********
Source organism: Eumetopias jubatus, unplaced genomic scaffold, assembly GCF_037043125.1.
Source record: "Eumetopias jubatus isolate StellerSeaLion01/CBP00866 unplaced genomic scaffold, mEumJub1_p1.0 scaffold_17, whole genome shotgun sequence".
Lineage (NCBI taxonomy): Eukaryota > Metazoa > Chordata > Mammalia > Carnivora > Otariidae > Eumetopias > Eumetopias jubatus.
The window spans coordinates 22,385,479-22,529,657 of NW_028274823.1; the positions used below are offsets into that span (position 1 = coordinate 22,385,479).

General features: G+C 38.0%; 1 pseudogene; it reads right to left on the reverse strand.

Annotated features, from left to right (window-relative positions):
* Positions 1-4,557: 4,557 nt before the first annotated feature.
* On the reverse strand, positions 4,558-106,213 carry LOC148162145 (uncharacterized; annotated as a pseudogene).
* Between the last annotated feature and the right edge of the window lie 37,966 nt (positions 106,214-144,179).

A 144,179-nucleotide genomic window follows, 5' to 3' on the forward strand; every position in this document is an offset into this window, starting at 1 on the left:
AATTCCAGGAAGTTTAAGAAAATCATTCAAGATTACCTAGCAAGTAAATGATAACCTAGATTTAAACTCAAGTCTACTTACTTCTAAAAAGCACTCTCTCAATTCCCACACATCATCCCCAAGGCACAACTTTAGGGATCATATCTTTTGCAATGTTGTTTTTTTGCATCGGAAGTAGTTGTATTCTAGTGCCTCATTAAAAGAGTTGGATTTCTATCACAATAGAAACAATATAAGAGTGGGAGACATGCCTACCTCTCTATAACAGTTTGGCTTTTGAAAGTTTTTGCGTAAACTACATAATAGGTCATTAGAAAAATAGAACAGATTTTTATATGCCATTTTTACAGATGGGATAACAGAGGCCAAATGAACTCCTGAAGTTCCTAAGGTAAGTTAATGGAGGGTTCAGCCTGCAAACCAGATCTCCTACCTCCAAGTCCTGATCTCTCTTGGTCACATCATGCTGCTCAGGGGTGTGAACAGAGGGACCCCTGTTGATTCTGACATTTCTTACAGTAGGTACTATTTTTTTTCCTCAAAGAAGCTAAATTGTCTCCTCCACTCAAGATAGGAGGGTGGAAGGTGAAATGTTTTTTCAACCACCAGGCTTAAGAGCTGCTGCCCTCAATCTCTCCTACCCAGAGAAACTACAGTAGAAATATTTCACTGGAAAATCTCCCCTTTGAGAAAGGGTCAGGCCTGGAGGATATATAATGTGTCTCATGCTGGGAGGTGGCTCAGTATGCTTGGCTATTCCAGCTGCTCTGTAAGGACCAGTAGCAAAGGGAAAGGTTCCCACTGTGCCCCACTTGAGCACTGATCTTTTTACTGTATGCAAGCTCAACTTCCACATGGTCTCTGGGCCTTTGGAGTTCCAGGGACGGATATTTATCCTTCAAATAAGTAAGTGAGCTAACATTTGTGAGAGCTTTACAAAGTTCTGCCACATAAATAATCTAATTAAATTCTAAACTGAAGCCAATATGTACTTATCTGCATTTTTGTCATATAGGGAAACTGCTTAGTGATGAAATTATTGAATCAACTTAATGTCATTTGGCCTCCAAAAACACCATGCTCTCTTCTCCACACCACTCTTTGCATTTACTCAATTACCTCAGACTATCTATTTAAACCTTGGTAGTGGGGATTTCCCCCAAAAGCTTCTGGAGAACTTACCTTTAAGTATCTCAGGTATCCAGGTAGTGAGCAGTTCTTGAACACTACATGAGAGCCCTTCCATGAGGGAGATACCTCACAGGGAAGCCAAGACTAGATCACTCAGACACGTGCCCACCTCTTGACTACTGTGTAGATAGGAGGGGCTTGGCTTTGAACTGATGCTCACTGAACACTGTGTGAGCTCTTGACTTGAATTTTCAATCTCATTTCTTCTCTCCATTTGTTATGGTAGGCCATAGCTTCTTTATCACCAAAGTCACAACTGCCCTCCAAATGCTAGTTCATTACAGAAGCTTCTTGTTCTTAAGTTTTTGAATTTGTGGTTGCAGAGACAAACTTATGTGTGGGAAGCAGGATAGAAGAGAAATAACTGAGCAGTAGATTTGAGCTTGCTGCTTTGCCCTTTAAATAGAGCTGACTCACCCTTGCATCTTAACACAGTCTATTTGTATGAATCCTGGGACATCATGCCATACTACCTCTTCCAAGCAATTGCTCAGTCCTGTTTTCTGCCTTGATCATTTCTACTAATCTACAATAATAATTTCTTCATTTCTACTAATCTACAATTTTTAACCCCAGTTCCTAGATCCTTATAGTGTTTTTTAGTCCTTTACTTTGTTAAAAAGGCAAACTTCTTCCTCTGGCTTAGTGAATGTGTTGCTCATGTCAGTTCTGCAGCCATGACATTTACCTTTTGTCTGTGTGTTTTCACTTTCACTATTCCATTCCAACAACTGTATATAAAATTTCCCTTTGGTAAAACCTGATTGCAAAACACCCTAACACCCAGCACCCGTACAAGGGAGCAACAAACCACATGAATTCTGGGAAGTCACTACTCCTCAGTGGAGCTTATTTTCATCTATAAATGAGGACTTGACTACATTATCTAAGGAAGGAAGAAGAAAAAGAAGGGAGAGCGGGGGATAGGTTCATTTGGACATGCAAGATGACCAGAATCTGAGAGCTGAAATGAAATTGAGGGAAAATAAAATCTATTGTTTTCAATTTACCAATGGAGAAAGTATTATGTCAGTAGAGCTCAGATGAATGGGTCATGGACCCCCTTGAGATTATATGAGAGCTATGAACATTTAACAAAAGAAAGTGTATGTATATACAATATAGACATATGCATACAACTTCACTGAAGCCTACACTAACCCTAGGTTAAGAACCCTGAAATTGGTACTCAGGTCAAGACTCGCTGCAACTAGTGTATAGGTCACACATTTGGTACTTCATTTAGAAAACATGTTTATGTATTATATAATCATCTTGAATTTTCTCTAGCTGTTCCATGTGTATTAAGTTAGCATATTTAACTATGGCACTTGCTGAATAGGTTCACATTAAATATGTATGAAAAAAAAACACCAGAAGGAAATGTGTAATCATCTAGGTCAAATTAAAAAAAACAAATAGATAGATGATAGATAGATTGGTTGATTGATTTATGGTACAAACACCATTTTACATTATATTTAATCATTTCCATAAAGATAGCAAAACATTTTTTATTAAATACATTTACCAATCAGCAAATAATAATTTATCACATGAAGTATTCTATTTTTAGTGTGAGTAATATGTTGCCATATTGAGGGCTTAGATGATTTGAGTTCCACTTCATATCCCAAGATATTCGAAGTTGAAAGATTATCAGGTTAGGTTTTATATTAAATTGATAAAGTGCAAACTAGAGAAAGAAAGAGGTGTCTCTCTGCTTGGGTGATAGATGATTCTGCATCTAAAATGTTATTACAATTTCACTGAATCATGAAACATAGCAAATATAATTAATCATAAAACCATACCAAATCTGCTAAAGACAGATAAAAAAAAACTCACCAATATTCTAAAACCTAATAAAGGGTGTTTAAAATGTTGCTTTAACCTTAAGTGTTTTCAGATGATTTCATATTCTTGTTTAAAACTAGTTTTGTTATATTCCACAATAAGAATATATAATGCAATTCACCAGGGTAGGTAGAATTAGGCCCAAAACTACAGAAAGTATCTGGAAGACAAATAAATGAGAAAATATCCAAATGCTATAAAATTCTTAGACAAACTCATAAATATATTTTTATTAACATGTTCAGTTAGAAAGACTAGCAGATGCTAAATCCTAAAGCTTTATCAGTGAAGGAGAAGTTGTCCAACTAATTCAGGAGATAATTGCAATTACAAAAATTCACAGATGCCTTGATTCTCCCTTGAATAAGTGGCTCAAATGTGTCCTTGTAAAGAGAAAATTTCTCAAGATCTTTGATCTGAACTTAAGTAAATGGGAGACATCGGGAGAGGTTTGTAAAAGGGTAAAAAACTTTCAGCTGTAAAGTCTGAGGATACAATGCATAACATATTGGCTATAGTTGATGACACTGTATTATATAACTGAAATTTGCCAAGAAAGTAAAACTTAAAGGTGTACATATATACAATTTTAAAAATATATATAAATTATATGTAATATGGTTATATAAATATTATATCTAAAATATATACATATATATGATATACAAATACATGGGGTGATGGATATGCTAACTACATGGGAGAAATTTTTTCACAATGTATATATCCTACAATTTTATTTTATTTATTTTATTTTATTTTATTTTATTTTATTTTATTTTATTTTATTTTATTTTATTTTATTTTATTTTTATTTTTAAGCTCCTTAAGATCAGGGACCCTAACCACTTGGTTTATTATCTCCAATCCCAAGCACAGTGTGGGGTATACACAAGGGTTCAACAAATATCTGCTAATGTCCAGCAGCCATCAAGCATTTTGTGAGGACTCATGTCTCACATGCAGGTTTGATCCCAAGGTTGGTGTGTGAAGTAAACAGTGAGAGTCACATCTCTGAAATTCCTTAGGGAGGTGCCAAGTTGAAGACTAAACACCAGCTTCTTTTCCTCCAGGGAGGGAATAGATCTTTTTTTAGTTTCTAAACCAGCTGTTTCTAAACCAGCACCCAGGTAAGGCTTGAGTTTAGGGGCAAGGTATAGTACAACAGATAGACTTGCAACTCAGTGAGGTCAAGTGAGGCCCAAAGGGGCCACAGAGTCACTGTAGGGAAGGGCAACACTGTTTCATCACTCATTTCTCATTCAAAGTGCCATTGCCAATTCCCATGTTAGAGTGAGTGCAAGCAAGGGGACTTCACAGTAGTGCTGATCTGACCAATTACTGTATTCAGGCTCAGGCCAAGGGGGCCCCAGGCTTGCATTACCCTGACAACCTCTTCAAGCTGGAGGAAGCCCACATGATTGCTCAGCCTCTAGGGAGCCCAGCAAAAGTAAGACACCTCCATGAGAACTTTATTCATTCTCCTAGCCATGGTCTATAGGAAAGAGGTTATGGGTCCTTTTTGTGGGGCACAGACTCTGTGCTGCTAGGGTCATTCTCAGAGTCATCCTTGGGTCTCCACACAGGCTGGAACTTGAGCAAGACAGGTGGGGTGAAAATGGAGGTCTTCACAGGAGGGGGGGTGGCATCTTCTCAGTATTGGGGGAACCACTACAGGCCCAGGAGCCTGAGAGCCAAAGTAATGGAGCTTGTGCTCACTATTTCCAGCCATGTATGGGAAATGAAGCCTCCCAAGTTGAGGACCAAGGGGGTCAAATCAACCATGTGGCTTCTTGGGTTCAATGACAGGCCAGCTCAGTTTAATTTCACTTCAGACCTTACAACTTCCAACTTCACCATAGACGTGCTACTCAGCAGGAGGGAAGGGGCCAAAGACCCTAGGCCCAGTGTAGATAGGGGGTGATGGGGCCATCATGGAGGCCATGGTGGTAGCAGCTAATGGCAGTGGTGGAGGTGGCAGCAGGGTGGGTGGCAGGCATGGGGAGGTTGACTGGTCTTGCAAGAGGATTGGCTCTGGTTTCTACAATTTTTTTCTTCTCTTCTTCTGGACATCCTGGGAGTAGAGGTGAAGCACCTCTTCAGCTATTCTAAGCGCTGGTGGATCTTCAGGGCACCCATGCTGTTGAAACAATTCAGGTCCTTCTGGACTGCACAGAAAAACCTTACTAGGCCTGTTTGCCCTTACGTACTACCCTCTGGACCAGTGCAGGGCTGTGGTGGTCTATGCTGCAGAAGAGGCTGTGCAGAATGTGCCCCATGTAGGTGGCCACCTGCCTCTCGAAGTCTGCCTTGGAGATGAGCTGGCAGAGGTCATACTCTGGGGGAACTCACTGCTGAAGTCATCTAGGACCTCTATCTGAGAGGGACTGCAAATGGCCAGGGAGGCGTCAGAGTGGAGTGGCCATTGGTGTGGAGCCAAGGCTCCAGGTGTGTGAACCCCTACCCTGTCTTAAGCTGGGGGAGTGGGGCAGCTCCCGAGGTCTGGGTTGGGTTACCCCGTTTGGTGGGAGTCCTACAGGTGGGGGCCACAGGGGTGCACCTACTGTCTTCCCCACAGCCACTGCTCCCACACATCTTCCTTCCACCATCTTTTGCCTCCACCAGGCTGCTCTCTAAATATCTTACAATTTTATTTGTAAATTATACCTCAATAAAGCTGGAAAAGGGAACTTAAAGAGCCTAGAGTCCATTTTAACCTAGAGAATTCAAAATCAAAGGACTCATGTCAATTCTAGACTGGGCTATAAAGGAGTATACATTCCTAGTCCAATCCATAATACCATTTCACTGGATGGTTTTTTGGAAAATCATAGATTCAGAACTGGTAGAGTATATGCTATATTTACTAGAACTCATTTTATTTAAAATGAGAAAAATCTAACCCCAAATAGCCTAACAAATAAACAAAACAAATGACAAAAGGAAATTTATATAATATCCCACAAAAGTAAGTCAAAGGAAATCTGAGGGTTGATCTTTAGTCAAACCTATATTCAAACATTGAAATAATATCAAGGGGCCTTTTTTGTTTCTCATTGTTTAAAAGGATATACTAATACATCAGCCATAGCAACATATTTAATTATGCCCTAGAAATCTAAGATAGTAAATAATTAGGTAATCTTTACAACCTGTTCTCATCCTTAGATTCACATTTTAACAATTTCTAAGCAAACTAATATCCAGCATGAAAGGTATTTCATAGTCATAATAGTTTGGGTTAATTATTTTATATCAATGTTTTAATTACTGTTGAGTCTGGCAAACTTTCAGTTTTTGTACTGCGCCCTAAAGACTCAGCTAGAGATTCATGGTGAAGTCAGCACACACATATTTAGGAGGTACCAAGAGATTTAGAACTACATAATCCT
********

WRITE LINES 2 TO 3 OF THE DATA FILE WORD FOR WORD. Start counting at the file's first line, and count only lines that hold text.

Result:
Source record: "Eumetopias jubatus isolate StellerSeaLion01/CBP00866 unplaced genomic scaffold, mEumJub1_p1.0 scaffold_17, whole genome shotgun sequence".
Lineage (NCBI taxonomy): Eukaryota > Metazoa > Chordata > Mammalia > Carnivora > Otariidae > Eumetopias > Eumetopias jubatus.